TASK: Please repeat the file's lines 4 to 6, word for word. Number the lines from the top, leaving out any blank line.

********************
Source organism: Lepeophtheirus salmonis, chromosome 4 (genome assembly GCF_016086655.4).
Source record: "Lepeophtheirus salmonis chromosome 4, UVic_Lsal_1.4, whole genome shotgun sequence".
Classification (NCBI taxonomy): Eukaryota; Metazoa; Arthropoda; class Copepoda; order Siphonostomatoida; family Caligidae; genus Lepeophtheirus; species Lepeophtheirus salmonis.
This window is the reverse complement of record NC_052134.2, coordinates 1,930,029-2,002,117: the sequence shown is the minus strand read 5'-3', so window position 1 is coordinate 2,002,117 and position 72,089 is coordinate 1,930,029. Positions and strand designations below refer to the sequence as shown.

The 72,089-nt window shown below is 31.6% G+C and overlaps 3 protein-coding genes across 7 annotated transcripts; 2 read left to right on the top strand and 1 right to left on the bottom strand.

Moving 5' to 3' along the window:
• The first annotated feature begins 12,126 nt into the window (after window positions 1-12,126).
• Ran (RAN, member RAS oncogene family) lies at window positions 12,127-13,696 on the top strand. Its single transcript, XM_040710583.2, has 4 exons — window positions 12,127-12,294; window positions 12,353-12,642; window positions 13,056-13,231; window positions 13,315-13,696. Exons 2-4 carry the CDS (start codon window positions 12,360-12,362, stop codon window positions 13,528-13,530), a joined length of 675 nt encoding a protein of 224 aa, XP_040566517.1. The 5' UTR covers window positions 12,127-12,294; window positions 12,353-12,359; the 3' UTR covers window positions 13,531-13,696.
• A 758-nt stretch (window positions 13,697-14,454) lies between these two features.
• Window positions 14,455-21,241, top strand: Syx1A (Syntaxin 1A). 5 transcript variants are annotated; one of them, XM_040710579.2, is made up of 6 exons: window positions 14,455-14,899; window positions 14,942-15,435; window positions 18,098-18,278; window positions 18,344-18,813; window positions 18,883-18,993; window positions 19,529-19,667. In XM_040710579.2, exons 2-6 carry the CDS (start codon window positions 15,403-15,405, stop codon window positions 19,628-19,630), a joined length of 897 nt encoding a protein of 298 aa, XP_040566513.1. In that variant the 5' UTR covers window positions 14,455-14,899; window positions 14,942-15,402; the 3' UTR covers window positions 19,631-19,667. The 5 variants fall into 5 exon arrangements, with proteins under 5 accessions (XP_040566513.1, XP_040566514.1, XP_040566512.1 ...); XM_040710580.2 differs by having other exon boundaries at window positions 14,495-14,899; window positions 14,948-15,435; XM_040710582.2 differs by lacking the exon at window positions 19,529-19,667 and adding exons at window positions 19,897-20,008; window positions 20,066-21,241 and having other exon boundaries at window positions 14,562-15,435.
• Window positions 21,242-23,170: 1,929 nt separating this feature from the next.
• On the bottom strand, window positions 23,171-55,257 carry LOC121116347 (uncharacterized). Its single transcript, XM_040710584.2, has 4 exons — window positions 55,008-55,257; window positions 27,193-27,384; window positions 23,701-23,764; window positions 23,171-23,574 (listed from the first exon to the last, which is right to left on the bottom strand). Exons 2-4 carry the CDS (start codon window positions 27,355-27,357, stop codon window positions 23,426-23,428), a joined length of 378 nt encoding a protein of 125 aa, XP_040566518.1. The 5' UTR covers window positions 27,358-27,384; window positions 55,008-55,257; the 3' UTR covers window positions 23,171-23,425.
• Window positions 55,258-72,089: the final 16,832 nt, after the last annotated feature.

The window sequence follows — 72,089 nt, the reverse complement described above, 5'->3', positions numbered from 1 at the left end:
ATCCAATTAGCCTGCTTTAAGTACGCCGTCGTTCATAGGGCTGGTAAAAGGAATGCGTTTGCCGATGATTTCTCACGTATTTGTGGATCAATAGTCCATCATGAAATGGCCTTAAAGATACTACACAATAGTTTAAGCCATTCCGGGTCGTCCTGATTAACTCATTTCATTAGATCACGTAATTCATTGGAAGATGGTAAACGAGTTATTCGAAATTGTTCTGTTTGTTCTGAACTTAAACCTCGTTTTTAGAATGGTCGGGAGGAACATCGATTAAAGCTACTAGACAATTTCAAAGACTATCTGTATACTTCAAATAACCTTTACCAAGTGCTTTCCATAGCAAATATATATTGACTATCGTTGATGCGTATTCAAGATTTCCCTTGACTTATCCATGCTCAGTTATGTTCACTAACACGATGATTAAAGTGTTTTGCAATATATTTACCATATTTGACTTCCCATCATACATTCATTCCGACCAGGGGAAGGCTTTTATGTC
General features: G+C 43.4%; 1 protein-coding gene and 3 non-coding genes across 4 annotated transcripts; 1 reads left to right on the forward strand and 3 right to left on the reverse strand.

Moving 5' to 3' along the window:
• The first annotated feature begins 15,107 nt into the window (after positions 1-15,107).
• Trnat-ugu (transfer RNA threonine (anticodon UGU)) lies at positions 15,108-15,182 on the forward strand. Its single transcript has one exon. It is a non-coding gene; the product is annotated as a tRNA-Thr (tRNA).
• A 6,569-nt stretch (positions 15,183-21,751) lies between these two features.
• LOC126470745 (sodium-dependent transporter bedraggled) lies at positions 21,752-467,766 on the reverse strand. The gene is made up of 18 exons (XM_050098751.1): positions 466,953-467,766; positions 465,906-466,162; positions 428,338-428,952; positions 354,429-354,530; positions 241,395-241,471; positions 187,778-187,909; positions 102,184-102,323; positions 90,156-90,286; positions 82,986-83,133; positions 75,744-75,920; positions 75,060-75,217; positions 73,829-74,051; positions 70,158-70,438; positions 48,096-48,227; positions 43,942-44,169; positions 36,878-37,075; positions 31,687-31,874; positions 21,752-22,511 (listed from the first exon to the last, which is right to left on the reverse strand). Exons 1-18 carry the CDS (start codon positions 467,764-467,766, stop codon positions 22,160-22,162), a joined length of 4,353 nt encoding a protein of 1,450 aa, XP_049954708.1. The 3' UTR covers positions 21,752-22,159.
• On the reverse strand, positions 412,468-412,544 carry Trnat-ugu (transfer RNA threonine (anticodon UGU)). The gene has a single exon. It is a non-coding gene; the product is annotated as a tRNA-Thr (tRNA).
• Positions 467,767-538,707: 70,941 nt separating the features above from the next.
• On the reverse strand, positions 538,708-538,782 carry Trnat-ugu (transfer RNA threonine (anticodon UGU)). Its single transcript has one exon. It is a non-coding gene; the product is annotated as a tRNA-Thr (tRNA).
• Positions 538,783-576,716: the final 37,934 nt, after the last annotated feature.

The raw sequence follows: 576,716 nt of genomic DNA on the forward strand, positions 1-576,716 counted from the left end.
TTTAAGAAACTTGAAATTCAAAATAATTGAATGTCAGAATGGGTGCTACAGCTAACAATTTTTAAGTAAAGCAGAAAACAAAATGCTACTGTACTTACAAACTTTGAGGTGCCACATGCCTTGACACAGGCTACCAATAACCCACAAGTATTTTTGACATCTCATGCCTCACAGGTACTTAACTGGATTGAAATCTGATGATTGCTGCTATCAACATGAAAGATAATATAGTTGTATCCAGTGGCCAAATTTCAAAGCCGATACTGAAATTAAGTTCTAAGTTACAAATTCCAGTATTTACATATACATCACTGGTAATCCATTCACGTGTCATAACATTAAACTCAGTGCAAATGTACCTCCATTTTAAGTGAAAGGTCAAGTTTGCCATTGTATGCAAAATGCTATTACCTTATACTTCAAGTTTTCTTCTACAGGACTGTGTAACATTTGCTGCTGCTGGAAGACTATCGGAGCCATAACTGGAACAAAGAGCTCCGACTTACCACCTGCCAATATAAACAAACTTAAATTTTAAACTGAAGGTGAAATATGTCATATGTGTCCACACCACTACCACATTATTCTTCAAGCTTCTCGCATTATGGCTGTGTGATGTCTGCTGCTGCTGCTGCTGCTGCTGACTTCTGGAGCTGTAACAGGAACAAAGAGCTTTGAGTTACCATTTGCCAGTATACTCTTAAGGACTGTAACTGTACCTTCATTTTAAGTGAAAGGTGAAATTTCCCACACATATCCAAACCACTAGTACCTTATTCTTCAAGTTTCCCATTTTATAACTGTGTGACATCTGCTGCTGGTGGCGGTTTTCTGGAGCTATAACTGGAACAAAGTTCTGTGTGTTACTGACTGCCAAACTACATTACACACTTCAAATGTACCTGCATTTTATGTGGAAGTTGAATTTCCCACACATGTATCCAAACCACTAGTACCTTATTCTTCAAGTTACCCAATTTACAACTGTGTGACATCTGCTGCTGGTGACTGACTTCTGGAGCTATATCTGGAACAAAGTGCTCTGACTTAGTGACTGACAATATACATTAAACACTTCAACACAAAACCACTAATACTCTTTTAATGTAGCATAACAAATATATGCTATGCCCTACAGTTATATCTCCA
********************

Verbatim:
This window is the reverse complement of record NC_052134.2, coordinates 1,930,029-2,002,117: the sequence shown is the minus strand read 5'-3', so window position 1 is coordinate 2,002,117 and position 72,089 is coordinate 1,930,029. Positions and strand designations below refer to the sequence as shown.

The 72,089-nt window shown below is 31.6% G+C and overlaps 3 protein-coding genes across 7 annotated transcripts; 2 read left to right on the top strand and 1 right to left on the bottom strand.

Moving 5' to 3' along the window: